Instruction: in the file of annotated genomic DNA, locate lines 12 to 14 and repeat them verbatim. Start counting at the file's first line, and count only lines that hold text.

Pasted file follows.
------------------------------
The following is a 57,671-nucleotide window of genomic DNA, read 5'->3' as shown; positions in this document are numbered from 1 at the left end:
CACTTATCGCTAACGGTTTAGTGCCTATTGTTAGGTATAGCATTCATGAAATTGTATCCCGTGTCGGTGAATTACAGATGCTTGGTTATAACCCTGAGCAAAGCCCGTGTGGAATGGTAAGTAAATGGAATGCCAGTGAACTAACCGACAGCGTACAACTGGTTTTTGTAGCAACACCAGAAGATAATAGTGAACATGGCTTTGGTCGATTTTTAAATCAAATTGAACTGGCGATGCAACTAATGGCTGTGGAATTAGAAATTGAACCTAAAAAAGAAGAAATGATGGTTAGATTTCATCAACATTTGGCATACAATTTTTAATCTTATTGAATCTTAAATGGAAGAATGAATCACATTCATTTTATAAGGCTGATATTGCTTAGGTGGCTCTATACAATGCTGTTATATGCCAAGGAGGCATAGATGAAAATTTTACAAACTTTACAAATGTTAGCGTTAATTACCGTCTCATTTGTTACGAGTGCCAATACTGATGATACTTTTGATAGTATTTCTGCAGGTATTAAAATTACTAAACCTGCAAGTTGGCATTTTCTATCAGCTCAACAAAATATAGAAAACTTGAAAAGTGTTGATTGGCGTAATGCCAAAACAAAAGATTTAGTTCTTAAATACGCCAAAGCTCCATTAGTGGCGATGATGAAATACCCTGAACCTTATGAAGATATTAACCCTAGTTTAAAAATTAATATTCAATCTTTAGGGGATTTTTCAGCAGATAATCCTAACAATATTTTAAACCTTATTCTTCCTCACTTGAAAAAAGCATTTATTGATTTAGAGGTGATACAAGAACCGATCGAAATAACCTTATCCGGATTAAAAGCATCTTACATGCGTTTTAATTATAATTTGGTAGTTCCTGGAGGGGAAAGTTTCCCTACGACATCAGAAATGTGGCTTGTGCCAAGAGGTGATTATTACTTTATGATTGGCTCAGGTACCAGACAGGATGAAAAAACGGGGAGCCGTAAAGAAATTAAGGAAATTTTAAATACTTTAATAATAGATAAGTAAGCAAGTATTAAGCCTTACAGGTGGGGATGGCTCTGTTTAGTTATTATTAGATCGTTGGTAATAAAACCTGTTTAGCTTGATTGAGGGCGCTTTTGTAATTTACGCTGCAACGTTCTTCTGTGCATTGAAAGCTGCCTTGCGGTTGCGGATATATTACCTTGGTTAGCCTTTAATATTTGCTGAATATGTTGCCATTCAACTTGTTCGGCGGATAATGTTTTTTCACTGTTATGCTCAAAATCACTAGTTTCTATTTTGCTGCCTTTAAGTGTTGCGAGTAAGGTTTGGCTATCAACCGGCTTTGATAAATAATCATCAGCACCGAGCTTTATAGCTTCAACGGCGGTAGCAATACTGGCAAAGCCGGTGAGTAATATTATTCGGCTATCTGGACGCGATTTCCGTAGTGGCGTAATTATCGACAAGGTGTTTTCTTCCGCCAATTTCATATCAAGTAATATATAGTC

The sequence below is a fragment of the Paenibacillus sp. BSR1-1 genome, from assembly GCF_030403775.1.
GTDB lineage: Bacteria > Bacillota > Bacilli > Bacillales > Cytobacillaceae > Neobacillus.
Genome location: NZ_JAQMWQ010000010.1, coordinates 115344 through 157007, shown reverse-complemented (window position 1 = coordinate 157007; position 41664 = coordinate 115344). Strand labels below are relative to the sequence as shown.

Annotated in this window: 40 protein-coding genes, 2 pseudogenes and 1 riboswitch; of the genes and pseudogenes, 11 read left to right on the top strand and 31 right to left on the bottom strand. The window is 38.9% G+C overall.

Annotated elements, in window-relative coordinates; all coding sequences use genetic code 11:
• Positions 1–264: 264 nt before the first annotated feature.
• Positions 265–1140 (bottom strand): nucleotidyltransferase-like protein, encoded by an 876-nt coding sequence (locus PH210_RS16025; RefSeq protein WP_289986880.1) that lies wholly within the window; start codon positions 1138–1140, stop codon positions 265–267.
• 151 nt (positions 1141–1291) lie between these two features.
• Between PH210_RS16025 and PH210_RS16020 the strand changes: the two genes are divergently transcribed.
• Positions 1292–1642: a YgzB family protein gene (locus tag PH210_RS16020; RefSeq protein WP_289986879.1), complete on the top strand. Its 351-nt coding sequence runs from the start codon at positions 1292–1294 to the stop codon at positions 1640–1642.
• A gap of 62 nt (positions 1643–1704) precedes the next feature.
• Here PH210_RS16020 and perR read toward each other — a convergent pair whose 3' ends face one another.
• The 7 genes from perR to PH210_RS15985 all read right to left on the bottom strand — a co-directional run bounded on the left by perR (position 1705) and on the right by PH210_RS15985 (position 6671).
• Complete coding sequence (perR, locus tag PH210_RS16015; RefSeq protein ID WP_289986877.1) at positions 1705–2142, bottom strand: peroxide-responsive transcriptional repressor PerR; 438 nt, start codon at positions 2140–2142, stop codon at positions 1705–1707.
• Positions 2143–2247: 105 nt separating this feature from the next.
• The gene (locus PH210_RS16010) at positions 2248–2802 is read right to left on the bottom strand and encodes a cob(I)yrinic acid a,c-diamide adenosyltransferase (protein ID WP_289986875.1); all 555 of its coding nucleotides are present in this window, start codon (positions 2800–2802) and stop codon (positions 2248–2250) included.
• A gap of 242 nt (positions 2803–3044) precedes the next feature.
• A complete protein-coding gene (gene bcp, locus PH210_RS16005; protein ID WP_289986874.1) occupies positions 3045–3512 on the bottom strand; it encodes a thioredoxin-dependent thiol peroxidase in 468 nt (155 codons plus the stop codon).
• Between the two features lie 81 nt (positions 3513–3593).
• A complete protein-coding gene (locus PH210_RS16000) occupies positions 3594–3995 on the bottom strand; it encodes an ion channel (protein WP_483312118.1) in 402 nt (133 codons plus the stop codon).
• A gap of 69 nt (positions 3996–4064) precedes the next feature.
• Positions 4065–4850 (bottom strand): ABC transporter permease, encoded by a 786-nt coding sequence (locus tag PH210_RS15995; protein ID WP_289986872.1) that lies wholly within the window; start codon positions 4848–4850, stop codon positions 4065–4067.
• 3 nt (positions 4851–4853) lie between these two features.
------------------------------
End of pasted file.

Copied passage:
• Positions 1292–1642: a YgzB family protein gene (locus tag PH210_RS16020; RefSeq protein WP_289986879.1), complete on the top strand. Its 351-nt coding sequence runs from the start codon at positions 1292–1294 to the stop codon at positions 1640–1642.
• A gap of 62 nt (positions 1643–1704) precedes the next feature.
• Here PH210_RS16020 and perR read toward each other — a convergent pair whose 3' ends face one another.